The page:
thinglets: The Perfectly Preposterous Peter Puck

When Canadian broadcasters had to try to explain hockey to American audiences in the mid-70s, Brain McFarlane, former CBC sportscaster, conceptualized Peter Puck to introduce the basics of the game.

Iconic - yes.

Cool for kids - yes.

Insulting to Canadians who already knew the game - probably.

As insulting as the glowing FOX puck in the 90s - not even close.

Go retro and dig Peter Puck - a great part of my childhood.

thinglets: Here's Hockey! 1953


A great time capsule look at the Canadian view of hockey in 1953. Not much has changed. NHL training camps are opening. My hometown of Hamilton is getting screwed over for a team once again.

That aside, this short film gives insight on ice makers, junior hockey, equipment costs, and minor hockey teams featuring the legendary Jean Beliveau's transition from the Quebec Aces to the Montreal Canadiens. Some great early slo-mo sports coverage that's over 55 years old. Incredible video quality as well!

"Professional hockey's a more than 7 million dollar a year business!"

This Leslie McFarlane film is presented courtesy of - the National Film Board of Canada.

Impromptu Podcast 42: Gary Bettman - The Wizard of Idiot

A frank discourse on the idiocy of Gary Bettman, the short-sightedness of the NHL, and why hockey needs to come home to Hamilton, Ontario... okay, you may not care about hockey, or Hamilton, or even know or care about who Gary Bettman is, but if you want to hear me trash talk the Wizard of Idiot for a few minutes, take a listen.
Also, if you're one of those "tech news" people, Jim Balsillie's involved, and, for those of you who don't know who he is, he is the CEO of a little outfit called Research in Motion who sell a gadget called Blackberry... not that we'll be talking about app stores or anything, but if the tech geek thing floats your boat, there you go.
Check out for updates on the saga.

make it seven

Podcast Forty Two - Loading the Cannons

Concerning the death of originality in the summer blockbuster movie season, snippets of a life lived in and around hockey and...

by special request...

a special reading of a letter from Linus Torvalds explaining the penguin as the Linux logo as read by... Morgan Freeman!


lovehate: My Offside Life

Never let it be said that the iPod touch cannot be used for a long form blog post. I said in a recent podcast that I never thought I'd be podcasting about hockey, but I'm Canadian, and after some 70 or so podcasts and a couple hundred blog entries, I think I'm entitled come playoff season. As I sit in a Montana's in Mississauga (restaurant chain for the uninitiated) I am watching the NHL playoffs on multiple TVs and recalling a few memorable times that hockey has influenced my life.
The only time I ever felt like a sports hero was at age seven when I scored an overtime goal on a breakaway and, for the first time in my life, intentionally lifted the puck off the ice for the winner. And while I enjoyed many other moments playing hockey, that moment ranked right up there.
A couple of decades later I had bit more of a surreal hockey moment when I spent the one semester if my post-secondary life in a university residence during Teachers' College. Sitting in our floor's TV lounge/common area, a group of us foul- mouthed Canadians in a US Teacher Ed. program (all guys in the room at the time mind you - and at a university that still bore the vestiges of a Franciscan monestary... save your Catholic jokes for later) learned that Mario Lemieux had been stricken with cancer in the prime of his career. In the five months I spent in that dorm, I never heard the place so quiet... eerily so. You wouldn't think that a collection of some of the most misogynist mouths I'd ever heard could be stunned into silence at the news of a hockey player's illness. No one spoke for several minutes, or at least until the next gratuitous sex-filled beer commercial anyway.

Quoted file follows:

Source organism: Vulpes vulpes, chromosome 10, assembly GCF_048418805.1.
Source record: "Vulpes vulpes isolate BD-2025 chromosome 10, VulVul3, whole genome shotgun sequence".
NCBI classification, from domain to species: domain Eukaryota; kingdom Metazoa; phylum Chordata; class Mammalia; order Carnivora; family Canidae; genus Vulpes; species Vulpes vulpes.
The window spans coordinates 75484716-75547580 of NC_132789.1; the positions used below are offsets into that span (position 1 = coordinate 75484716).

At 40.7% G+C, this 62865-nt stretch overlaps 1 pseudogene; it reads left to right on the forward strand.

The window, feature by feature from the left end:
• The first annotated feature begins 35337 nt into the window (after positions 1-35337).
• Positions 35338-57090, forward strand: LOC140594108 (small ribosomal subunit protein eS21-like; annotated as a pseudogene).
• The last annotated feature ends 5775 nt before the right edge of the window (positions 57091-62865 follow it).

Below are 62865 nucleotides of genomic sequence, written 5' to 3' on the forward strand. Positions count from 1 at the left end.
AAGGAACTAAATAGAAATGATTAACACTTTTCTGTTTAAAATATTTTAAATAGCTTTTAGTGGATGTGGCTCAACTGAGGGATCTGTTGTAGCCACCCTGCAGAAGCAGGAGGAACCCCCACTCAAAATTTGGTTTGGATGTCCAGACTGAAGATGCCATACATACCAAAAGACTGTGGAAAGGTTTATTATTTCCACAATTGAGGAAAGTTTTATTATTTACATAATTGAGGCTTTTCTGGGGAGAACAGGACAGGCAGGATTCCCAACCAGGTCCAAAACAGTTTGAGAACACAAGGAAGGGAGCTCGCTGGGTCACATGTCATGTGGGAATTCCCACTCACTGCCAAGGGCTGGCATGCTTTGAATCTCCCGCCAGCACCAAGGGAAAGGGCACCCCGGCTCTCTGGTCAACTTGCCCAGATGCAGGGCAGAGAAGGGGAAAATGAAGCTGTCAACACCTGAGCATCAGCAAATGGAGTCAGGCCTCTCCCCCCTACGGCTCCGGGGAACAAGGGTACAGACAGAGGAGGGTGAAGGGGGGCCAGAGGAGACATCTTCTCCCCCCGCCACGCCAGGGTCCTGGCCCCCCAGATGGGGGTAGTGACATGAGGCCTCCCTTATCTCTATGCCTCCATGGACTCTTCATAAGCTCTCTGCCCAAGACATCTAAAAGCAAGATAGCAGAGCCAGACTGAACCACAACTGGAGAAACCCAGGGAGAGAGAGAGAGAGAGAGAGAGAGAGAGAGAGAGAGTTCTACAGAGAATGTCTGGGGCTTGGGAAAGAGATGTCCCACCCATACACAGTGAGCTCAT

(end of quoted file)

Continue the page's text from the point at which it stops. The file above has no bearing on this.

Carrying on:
The last hockey memory comes in the form of a trip to Las Vegas. The moment itself was hardly earth-shattering, but did suffice in conveying a vast gulf between two culture. On the one occasion I've been to Vegas in October, I happened to be sitting in the MGM Sportsbook in front of a sea of television screens (a place I often refer to as Valhalla). That night was a major playoff game between the Red Sox and the Yankees and the room was full of fans in official MLB attire hootin' and hollerin' as their teams played what I'm sure was an amazing. My friend and I, however, sat at the far end of the room watching two small screen that were playing NHL games. It was the opening night of the regular season. The games were insignificant. I think Minnesota and the Ducks may have been involved. And we were in our glory.
There was a popular beer campaign a few years back that rifled off a dozen reasons to claim "I AM Canadian". And while I would never claim that Canadians have a sole claim on the game that I was raised with, I never watched one of those commercials without thinking, how many people could explain the following: Peter Puck, putting the biscuit in the basket, straddling the blue line, going roof, Savardian Spinnerama, neutral zone trap, or why 92 goals or 215 points in a season are feats of biblical proportions.


Impromptu Podcast 33: Where the Rubber Meets the Goal

I never thought I'd be podcasting about hockey, but next to the other six seasons: Winter, Spring, Construction, Summer, Fall, and TV Premiere, NHL Playoff Season is right up there in prompting a two month anticipation of great televised sports.
In as much as I believe that any product of a culture can help to define at least one piece of the culture that spawned it, hockey helps to define the entire Canadian culture for the past century.

stanley cup